Out There on Fried Meat Ridge Road
Time Out says
Enjoyable, undemanding American comedy
If you’re of the opinion that fringe theatre ought to be challenging, profound and stylish, do yourself a favour and stay away from this unapologetically entertaining comedy by Keith Stevenson. In it, five actors, who each play the same characters throughout, work through a simple, linear narrative, on a set that actually looks like what it’s supposed to look like. What do they think this is, the bloody West End?
The action takes place entirely within a pokey motel room (imagine a Travelodge that’s got leprosy) in bumfuck West Virginia, where jittery, uptight factory worker Mitch (Robert Moloney) has responded to a roommate ad from friendly, bear-like bum JD (writer Stevenson). Just as the odd-couple bants are wearing thin, a trio of well-trodden stereotypes turn up: racist old codger Flip (Michael Wade), philandering Jersey boy Tommy (Dan Hildebrand) and Marlene (Melanie Gray), Tommy’s screeching, hysterical on-off girlfriend.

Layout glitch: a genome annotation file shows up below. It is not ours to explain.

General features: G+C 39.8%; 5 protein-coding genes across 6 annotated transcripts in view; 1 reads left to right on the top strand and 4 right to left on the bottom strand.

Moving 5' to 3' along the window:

As a semi-farcical hostage situation ensues, the show’s off-the-peg characters begin to build a subtle message about defying personal assumptions (JD turns out to have a knack for Latin, Tommy is of Latvian, rather than Italian heritage). LOLs are still very much the priority here – of which the sharply written script delivers plenty – but this dash of warmth goes a long way.
Okay, so the decision to make the play’s only female character its most one-dimensional is a touch troubling. Crucially, though, ‘OTOFMRR’ is the least intellectually considered thing I’ve seen in a room above a pub in ages, and that’s very much meant as a compliment.